I'm a dopey big child, as some of you may know, so it shouldn't come as a huge surprise that I am easily entertained by bright colours and big flashy things.
Hence my recent declaration that The Chemical Brothers are the greatest live act on the planet. Exhibit A for the defence...
Every few months on a local forum I spend far too much time on, I'll get into a row about the supposed validity of the Chemical Brothers live show. Other posters are hung up on the lack of actual performance/musianship on the night, on Tom and Ed's part. They'll also argue that the shows are too similar, that those visuals don't change from night to night.
Not only is that misleading, it's also totally irrelevant in my book. I've watched the Chemical Brothers around twenty times, and while certain visual loops and motifs have been in their sets for years, each time I've seen them has been equally wonderful for various different reasons - maybe location, the atmosphere or who I'm with.
When you're experiencing an audio-visual treat like this, those things all become extra important.
Then there's Daft Punk. Seriously like, watch this...
Their pyramid, which they toured in 2006 and 2007, was officially declared the HQ for fun, aka 'Craic Central', by me, just now. I actually went to California on an errand to see this pyramid in 2006, having been told they would perform in it just seven times, only for them to eventually bring it to Ireland. Twice. D'oh!
I don't care if they're debating between Times New Roman and Futura for the short novella they're going to write during 'One More Time'. I don't even care if it's the two guys who work in their patisserie round the corner from Thomas Bangalter's house and the real Daft Punk are at home watching Fraiser - as far as I'm concerned their hard work is done, putting together such an incredible spectacle to take on the road.
Of course, it's not just rave that brings flashing lights. Going back to a discussion about Pink Floyd and the likes is a different blog, but I will say the whole inspiration for this was watching Snow Patrol in Belfast last Thursday.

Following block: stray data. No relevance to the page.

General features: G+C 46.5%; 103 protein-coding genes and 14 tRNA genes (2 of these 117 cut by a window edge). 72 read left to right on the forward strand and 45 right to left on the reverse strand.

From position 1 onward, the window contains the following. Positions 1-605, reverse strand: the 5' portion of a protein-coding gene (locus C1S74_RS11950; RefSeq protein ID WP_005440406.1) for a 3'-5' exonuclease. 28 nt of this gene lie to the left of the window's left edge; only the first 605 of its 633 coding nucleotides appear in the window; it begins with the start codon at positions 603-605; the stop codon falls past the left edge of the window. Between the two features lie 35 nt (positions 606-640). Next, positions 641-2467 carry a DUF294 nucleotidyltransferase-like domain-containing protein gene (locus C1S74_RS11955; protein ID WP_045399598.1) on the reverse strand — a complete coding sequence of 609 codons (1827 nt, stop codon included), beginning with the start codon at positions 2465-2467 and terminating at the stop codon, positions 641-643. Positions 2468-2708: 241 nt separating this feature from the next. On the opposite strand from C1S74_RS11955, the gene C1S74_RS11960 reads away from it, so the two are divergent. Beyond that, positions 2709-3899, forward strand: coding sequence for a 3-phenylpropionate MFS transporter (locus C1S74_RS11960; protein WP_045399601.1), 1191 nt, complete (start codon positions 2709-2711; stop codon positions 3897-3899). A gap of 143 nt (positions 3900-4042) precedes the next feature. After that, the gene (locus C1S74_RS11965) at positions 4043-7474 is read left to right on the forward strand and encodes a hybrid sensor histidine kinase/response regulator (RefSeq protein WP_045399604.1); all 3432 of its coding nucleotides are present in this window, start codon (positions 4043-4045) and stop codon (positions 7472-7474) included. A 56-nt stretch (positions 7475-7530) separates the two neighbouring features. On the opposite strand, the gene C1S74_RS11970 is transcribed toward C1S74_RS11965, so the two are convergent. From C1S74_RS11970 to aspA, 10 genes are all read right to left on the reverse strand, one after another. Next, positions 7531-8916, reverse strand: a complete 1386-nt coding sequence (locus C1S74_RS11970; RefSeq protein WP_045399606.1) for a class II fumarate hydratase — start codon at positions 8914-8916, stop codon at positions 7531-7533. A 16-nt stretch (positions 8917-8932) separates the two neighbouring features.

For me, no rock act will ever put on a light show like the Chems or Daft Punk. But as far as 'proper' bands are concerned, the lights and visuals at the Odyssey last Thursday night were about the best I've ever seen.
For most of the show, the visuals were just heavily treated images of the band, captured by seemingly hidden cameras around the stage. The screens would move and change shape and the style of how the band were portrayed would change to match the mood of a song. Apparently the guy doing this all is just off the REM tour and has previously worked with Depeche Mode. I can only imagine how much this would have cost, but I'm thinking for the whole tour, with all the camera men and stuff - seven figures, anyway. Worth every penny, as well.
The encore though, that's when the whole thing came to life. Gary & co were suddenly behind a huge screen, which had eaten the entire stage, right up to the roof. For 'The Lightning Strike' suite at the end of the album, what was essentially a short film was screened - an origami adventure, through galaxies, then across land and sea. If you were there, that will make sense - if you weren't - well trust me, it was a beautiful sight to behold. And it was coupled with the music beautifully. I'm currently on the hunt for photos to add to this blog, needless to say. Here's some mobile phone footage in the meantime.
Crucially, it didn't steal the bands thunder. The fact Snow Patrol now play like a band who utterly belong on an arena stage and Gary's voice is remarkably strong, alongside the fact every second song seemed to be qualify as 'massive anthem' - that's what most will remember about this gig, and rightly so.
But for me, the bands coming of age will be remembered alongside that wide eyed childish feeling and a dopey big grin as I watched those lovely colours and sparkly, flashing lights.
Daft Punk pics - Michael Lee
Chemical Brothers pics - Matt from Bodytonic
Snow Patrol pics - Stephen Lynn
Snow Patrol Belfast pic - Christopher Byrne